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U.S. senators warned of al Qaeda snipers on golf courses

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WASHINGTON (CNN) -- U.S. senators were warned earlier this week that those who play golf may be targets of al Qaeda snipers on golf courses and were given tips on how to protect themselves, a U.S. Capitol Police spokeswoman said.

Police were notified about the potential threat to senators, said Marcia Krug, a Capitol Police spokeswoman. She would not say which agency notified the Capitol Police or when exactly they were told.

But she said her department, in turn, notified the sergeant-at-arms, who then notified the senators that al Qaeda snipers might be looming near golf courses, ready to pick them off.

The sergeant-at-arms, who is in charge of lawmakers' security, did suggest precautions the senators should take, Krug said. She would not elaborate.

The threat information was passed as a sniper, who has killed nine people and wounded two others in the Washington area, remains at large. Authorities investigating that case have said there is no evidence suggesting that a sniper working for a terrorist group is behind the shootings.

Meanwhile, FBI agents have been questioning an al Qaeda suspect being held in Belgium who bragged to his interrogators that he had witnessed al Qaeda training for snipers, European intelligence sources said Friday.

The FBI, one of many agencies involved in the Washington-area sniper shooting investigation, refused to confirm or deny it had sent agents to Brussels.

Nizar Trabelsi has been in custody since two days after the September 11 terror attacks in the United States, accused of plotting a suicide bombing of the U.S. Embassy in Paris. Trabelsi, who confessed to the plot in December, is interrogated regularly.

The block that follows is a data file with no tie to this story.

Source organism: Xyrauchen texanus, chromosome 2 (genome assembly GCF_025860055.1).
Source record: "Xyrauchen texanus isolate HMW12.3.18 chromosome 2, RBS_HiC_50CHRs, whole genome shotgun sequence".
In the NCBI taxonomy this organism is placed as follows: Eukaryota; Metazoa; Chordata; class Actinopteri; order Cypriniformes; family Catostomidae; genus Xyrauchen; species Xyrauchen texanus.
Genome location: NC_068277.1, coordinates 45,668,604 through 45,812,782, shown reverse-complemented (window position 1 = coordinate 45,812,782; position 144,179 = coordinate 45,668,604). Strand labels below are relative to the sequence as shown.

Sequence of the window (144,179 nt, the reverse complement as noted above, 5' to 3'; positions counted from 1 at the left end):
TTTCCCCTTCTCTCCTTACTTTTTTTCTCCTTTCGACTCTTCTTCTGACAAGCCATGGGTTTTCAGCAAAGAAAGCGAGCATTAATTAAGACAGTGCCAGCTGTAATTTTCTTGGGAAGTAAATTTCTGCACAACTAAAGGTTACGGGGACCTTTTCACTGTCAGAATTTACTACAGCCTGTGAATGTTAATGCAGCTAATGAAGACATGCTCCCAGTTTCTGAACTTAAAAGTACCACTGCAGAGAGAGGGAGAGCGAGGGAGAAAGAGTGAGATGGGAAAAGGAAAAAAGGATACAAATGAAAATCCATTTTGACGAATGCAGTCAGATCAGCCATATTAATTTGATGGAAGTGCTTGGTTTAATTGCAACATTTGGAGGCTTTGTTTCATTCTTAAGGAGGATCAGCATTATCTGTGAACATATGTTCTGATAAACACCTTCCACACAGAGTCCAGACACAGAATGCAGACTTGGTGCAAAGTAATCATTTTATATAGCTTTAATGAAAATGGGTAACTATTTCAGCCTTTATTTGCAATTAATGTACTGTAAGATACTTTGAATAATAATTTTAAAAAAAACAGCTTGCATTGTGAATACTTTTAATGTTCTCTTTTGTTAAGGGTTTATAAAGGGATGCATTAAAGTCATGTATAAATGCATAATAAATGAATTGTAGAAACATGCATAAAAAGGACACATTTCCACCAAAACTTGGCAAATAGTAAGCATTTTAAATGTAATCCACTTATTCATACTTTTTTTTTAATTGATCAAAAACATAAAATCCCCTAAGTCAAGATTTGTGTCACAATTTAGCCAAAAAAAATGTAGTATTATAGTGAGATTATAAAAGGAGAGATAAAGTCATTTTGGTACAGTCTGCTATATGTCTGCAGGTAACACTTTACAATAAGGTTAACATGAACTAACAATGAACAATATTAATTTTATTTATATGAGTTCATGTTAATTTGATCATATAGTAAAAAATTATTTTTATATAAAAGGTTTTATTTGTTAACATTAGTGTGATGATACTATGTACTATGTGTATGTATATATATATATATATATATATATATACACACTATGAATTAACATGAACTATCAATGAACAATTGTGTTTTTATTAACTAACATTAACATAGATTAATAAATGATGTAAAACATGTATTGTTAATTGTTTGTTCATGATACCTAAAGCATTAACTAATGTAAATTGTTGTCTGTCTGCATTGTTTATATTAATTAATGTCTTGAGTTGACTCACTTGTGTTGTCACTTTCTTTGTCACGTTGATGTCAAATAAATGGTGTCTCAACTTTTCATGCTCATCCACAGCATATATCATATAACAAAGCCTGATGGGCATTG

FBI investigators have interviewed Trabelsi within the last two or three days, the European intelligence sources told CNN. The sources said Trabelsi told investigators of a plan in which snipers would attack American senators on a golf course, and described how fighters were trained to shoot targets from up to 250 meters (820 feet) and shoot from the back of pickup trucks.

Belgian investigators reacted skeptically to any suggestion of a link with the D.C.-area shootings that began October 2, noting the suspect has had access to newspaper and TV accounts of the spree. In addition, they said, disinformation is a key al Qaeda tactic.

As a member of the north African Salafist terrorist group, affiliated with al Qaeda, Trabelsi embraces the doctrine of continuing the jihad struggle by deception of the enemy. Belgian investigators say his interrogations have been consistent with this doctrine.

Investigators have recently been questioning Guantanamo Bay detainees about snipers, but Trabelsi was not subject to this. Belgian sources tell CNN he volunteered the topic of his own accord.

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